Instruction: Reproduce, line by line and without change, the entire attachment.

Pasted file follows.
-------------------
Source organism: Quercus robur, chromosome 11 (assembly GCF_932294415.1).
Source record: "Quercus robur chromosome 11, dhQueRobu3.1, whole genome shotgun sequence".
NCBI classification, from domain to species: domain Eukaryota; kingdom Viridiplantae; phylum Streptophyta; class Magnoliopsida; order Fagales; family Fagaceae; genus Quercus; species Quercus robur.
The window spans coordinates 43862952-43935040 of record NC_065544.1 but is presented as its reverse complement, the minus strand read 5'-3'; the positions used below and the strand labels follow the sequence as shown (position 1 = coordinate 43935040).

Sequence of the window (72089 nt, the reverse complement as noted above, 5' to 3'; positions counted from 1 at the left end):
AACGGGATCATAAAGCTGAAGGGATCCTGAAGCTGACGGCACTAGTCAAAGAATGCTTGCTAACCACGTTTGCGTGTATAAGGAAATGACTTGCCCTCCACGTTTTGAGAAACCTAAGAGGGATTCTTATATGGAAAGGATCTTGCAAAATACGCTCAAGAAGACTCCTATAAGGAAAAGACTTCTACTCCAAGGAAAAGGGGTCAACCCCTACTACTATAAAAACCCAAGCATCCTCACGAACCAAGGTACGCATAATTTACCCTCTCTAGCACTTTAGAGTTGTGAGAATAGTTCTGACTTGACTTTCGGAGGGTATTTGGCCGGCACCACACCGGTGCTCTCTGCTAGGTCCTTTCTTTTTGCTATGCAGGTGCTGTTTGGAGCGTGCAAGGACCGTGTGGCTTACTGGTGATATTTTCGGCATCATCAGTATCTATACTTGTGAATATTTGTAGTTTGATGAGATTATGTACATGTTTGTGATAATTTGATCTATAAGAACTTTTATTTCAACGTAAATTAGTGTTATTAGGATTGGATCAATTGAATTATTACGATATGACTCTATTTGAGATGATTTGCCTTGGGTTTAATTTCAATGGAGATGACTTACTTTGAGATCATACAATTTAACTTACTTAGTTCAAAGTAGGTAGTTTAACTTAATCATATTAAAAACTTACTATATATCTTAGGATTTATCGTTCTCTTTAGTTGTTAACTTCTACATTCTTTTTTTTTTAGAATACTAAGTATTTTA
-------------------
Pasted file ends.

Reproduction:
Source organism: Quercus robur, chromosome 11 (assembly GCF_932294415.1).
Source record: "Quercus robur chromosome 11, dhQueRobu3.1, whole genome shotgun sequence".
NCBI classification, from domain to species: domain Eukaryota; kingdom Viridiplantae; phylum Streptophyta; class Magnoliopsida; order Fagales; family Fagaceae; genus Quercus; species Quercus robur.
The window spans coordinates 43862952-43935040 of record NC_065544.1 but is presented as its reverse complement, the minus strand read 5'-3'; the positions used below and the strand labels follow the sequence as shown (position 1 = coordinate 43935040).

Sequence of the window (72089 nt, the reverse complement as noted above, 5' to 3'; positions counted from 1 at the left end):
AACGGGATCATAAAGCTGAAGGGATCCTGAAGCTGACGGCACTAGTCAAAGAATGCTTGCTAACCACGTTTGCGTGTATAAGGAAATGACTTGCCCTCCACGTTTTGAGAAACCTAAGAGGGATTCTTATATGGAAAGGATCTTGCAAAATACGCTCAAGAAGACTCCTATAAGGAAAAGACTTCTACTCCAAGGAAAAGGGGTCAACCCCTACTACTATAAAAACCCAAGCATCCTCACGAACCAAGGTACGCATAATTTACCCTCTCTAGCACTTTAGAGTTGTGAGAATAGTTCTGACTTGACTTTCGGAGGGTATTTGGCCGGCACCACACCGGTGCTCTCTGCTAGGTCCTTTCTTTTTGCTATGCAGGTGCTGTTTGGAGCGTGCAAGGACCGTGTGGCTTACTGGTGATATTTTCGGCATCATCAGTATCTATACTTGTGAATATTTGTAGTTTGATGAGATTATGTACATGTTTGTGATAATTTGATCTATAAGAACTTTTATTTCAACGTAAATTAGTGTTATTAGGATTGGATCAATTGAATTATTACGATATGACTCTATTTGAGATGATTTGCCTTGGGTTTAATTTCAATGGAGATGACTTACTTTGAGATCATACAATTTAACTTACTTAGTTCAAAGTAGGTAGTTTAACTTAATCATATTAAAAACTTACTATATATCTTAGGATTTATCGTTCTCTTTAGTTGTTAACTTCTACATTCTTTTTTTTTTAGAATACTAAGTATTTTA